Clowns to the Left of Me, Jokers to the Right

New York passed a daily fantasy sports bill this week, but it was a little more than that. It also, at the behest of one legislator (at likely the behest of you know who - old time racing), eliminated horse racing contest players
  •  "I could see a horseplayer going to a fantasy site and playing there because they're real horses, real jockeys, real tracks, and doing whatever handicapping they're going to do there. It would take away from the pari-mutuel handle."
The studies cited by this pol, showing that this happens and was the correct move, are absent. Because they don't exist.

But, using a little common sense, or actually  talking to customers, you can learn something.

Contest play is a staple for some, just like exchange play is for others. More conduits you have - more ways to play the sport - the more people you have looking at your product. And when people are looking at your product, it's a gateway to lifetime revenue.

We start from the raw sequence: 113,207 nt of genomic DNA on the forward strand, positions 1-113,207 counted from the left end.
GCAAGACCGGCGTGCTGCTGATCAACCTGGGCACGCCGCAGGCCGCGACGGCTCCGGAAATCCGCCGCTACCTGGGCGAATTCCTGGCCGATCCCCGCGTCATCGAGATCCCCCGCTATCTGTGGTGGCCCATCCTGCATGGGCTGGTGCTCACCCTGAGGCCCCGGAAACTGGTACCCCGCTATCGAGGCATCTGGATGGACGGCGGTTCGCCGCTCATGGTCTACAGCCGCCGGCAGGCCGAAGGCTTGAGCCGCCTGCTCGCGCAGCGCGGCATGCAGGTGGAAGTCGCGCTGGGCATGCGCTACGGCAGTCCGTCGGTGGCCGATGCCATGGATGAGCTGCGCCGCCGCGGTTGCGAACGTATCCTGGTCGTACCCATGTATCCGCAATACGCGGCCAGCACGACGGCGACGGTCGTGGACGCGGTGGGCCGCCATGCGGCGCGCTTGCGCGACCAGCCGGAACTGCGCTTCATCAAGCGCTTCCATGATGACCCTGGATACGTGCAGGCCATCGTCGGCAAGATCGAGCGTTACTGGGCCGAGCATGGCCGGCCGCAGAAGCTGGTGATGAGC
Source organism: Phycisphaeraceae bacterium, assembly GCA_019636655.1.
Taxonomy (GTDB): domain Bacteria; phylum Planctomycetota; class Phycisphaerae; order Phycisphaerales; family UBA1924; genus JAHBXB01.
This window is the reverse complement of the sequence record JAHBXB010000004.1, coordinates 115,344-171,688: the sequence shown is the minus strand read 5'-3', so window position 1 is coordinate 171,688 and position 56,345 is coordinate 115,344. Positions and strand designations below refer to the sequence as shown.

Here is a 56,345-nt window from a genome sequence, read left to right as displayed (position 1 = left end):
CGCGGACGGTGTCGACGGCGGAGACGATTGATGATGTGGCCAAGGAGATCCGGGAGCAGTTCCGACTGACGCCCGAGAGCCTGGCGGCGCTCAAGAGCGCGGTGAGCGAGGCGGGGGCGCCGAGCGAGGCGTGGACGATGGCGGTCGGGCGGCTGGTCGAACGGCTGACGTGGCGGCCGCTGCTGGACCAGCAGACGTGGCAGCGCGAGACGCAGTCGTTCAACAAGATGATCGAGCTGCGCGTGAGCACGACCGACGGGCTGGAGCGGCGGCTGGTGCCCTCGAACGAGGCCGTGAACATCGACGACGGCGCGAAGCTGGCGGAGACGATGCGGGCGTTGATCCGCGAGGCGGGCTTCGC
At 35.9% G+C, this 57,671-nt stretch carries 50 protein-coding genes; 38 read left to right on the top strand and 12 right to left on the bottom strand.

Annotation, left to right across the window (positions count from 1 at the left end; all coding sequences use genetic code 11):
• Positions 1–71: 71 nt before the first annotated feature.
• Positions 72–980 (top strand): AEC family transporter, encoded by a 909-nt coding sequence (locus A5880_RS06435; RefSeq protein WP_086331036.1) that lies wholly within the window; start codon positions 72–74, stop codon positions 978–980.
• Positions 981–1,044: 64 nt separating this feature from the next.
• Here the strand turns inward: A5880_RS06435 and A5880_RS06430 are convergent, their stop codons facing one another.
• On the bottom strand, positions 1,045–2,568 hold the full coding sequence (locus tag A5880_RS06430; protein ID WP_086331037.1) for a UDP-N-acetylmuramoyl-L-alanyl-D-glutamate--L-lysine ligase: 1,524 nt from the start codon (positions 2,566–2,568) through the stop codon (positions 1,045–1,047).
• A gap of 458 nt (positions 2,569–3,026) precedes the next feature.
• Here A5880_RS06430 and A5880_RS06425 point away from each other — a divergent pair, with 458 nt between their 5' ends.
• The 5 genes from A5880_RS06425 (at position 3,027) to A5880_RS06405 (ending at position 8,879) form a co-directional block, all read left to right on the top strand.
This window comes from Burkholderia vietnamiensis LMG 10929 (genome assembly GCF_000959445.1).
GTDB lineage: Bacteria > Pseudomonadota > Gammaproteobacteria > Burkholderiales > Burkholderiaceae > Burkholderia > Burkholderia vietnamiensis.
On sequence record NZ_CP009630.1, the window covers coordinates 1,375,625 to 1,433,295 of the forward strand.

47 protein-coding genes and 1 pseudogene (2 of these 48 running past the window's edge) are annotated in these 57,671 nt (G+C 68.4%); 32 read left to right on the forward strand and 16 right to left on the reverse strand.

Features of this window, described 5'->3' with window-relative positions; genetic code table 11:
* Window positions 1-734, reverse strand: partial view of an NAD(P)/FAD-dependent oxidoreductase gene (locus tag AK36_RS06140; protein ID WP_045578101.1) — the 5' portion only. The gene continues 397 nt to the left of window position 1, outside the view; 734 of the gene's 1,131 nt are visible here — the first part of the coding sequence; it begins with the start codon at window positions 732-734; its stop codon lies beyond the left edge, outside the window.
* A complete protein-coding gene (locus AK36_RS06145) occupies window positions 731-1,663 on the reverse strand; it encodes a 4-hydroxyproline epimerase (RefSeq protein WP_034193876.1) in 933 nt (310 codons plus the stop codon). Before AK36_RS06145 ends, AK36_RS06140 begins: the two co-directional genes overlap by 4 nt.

This past weekend there was a "contest" at Del Mar. It attracted 140 or so players, all there for one reason - to win the contest, and to get invited to another contest, the Breeders Cup Betting Challenge. One of my friends flew in from Seattle for it. Another from half way across the country.

The bankroll for this event - to be bet into the pools - was $5,000. So, at Del Mar, $700,000 of bankroll on a Saturday and Sunday were churned right into the pools, because of a contest. If each player rolled the bankroll over three times, over $2 million was bet, at 21% boat. Del Mar got back about $400,000 of revenue.

If this "contest" wasn't around, some of these players might've taken the day off. They might be long gone from betting horse racing, because they found something better to do with their time. Instead, they were engaged, handicapping, betting, and promoting the sport to others.

Contests - big or small, online or real money - are an important ecosystem for horse racing. At a very small cost. 

I don't have a clue why this sport thinks that eliminating people from engaging and playing your product is a good policy. Seriously, what business that is dependent on high volume and velocity  - or any business really - has grown with fewer customers? But time and time again, whether it be with takeout hikes, blocking signals, or trying to shut down games or sites which promote the sport and keep people engaged, they continually lean on this policy.

With handle down 40% or 50% in real terms, you'd think they'd try something new, wouldn't you?

Enjoy your Friday everyone.

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